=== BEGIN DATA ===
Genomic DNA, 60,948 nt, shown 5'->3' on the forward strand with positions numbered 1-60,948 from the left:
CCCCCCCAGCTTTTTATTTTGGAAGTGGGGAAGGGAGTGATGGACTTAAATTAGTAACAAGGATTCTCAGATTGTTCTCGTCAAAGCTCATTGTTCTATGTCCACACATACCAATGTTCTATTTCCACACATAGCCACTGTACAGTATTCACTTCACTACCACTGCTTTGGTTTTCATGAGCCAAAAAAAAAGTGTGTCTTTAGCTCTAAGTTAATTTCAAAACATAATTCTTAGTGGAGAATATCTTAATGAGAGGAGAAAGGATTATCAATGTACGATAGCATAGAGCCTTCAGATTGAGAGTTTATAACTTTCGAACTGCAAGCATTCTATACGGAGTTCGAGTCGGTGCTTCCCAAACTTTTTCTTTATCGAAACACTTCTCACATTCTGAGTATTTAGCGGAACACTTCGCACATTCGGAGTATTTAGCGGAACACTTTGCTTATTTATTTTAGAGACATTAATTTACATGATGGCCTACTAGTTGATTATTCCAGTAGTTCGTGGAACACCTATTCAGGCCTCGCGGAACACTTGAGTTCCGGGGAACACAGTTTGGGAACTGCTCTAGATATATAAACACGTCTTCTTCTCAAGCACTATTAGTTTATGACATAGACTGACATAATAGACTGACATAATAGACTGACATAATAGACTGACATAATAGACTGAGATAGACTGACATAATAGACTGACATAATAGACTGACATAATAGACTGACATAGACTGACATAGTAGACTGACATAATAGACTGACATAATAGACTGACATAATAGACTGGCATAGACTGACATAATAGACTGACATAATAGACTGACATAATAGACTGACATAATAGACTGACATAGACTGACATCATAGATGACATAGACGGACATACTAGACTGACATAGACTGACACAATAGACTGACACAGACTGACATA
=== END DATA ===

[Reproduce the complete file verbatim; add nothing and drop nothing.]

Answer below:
Genomic DNA, 60,948 nt, shown 5'->3' on the forward strand with positions numbered 1-60,948 from the left:
CCCCCCCAGCTTTTTATTTTGGAAGTGGGGAAGGGAGTGATGGACTTAAATTAGTAACAAGGATTCTCAGATTGTTCTCGTCAAAGCTCATTGTTCTATGTCCACACATACCAATGTTCTATTTCCACACATAGCCACTGTACAGTATTCACTTCACTACCACTGCTTTGGTTTTCATGAGCCAAAAAAAAAGTGTGTCTTTAGCTCTAAGTTAATTTCAAAACATAATTCTTAGTGGAGAATATCTTAATGAGAGGAGAAAGGATTATCAATGTACGATAGCATAGAGCCTTCAGATTGAGAGTTTATAACTTTCGAACTGCAAGCATTCTATACGGAGTTCGAGTCGGTGCTTCCCAAACTTTTTCTTTATCGAAACACTTCTCACATTCTGAGTATTTAGCGGAACACTTCGCACATTCGGAGTATTTAGCGGAACACTTTGCTTATTTATTTTAGAGACATTAATTTACATGATGGCCTACTAGTTGATTATTCCAGTAGTTCGTGGAACACCTATTCAGGCCTCGCGGAACACTTGAGTTCCGGGGAACACAGTTTGGGAACTGCTCTAGATATATAAACACGTCTTCTTCTCAAGCACTATTAGTTTATGACATAGACTGACATAATAGACTGACATAATAGACTGACATAATAGACTGACATAATAGACTGAGATAGACTGACATAATAGACTGACATAATAGACTGACATAATAGACTGACATAGACTGACATAGTAGACTGACATAATAGACTGACATAATAGACTGACATAATAGACTGGCATAGACTGACATAATAGACTGACATAATAGACTGACATAATAGACTGACATAATAGACTGACATAGACTGACATCATAGATGACATAGACGGACATACTAGACTGACATAGACTGACACAATAGACTGACACAGACTGACATA